Kanazawa: A Seventeenth-Century Japanese Castle Town

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Kanazawa: A Seventeenth-Century Japanese Castle Town is the first and only book in English to address the subject of the early modern (Edo period) history of the city of Kanazawa - the political, economic, and cultural center of Kaga han, which is today the capital of Ishikawa Prefecture. The book covers the city's political, economic, social and cultural history across the 17th century in great detail, and alludes to the relevance of the trends and processes seen in Kanazawa to the development of other Japanese castle towns in that period, and to castle towns beyond Japan as well.


The book is divided into four chapters. Chapter One gives a Japan-wide overview of the Sengoku period and early Edo period, providing context for the origins of Maeda clan rule in Kaga and Noto provinces, along with a summary of Kanazawa's history in that time. It covers the Ikkô-ikki fortress of Oyama Gobô which preceded Kanazawa Castle, as well as describing the arrival of Maeda Toshiie and the events immediately following.

Chapters Two, Three, and Four cover the periods 1583-1630, 1630-1670, and 1670-1700, respectively. Each chapter is further subdivided into sections addressing political, economic, social, and cultural developments. The book provides thorough details on the geographical distribution of persons and institutions in the city, that is, the establishment and relocations of temple districts, merchant districts, samurai districts, etc. and the extent to which these changed over time. McClain discusses shifts in social classes or statuses (see mibunsei) and the phenomena of people of different statuses living in the same district, as well as that of people changing status levels (e.g. from samurai to chônin). He describes the foundation, organization, and shifts over time in guilds and other merchant organizations, and the rise and fall and rise again of urban entertainments such as kabuki, noh and the pleasure districts.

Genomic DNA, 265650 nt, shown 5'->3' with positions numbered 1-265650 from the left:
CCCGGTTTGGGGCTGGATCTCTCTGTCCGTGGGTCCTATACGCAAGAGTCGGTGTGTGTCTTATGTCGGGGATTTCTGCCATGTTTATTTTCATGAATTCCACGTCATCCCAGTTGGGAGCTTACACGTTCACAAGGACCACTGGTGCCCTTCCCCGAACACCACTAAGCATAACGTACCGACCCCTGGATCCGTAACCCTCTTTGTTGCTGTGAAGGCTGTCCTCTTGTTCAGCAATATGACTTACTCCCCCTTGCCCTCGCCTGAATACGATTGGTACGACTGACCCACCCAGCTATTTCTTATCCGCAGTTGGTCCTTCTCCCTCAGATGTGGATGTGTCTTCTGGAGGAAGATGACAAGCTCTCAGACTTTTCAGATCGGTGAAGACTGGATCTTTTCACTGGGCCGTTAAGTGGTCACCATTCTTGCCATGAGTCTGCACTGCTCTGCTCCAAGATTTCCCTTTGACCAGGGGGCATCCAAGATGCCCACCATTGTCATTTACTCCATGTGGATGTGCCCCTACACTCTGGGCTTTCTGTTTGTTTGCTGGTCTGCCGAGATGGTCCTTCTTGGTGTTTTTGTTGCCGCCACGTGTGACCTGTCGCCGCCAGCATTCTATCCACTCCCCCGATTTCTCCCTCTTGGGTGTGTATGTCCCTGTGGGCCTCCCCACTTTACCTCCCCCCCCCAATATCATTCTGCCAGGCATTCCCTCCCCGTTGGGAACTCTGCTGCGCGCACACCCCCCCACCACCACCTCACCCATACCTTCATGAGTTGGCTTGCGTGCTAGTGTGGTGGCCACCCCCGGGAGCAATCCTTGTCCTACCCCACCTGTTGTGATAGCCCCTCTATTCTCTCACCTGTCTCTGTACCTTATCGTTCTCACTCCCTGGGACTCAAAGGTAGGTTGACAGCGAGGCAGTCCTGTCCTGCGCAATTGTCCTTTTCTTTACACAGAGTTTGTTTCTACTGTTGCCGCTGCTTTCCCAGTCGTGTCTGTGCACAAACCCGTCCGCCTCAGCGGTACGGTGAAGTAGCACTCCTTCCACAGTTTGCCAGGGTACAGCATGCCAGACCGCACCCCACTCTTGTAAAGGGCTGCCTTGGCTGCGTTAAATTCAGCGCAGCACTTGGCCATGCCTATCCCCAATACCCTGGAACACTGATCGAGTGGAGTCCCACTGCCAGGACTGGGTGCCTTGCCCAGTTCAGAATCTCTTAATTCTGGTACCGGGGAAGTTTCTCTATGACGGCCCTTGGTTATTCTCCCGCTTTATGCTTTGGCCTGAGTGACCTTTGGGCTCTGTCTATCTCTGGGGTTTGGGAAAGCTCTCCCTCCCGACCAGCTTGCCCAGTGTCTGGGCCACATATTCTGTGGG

A brief Conclusion includes a now outdated account of modern Kanazawa, and a return to McClain's thesis, namely, that in Kanazawa, and probably in a great many Japanese castle towns of the Edo period, the development of the town occurred not solely or primarily as a result of daimyô fiat, but as the result of a combination of factors, including organized urban planning directed by the daimyô and his officials, as well as the influences of the chônin and other groups, whose actions, organically, naturally, over time, had a great impact upon the shape of the city.

The Appendices include a breakdown of samurai ranks, translations of two Chônin Codes (issued in 1642 and 1660), and of a 1659 Directive to the City Magistrates.

Book Information

  • McClain, James. Kanazawa: A Seventeenth-Century Japanese Castle Town. New Haven: Yale University Press, 1982. ISBN 0-300-02736-2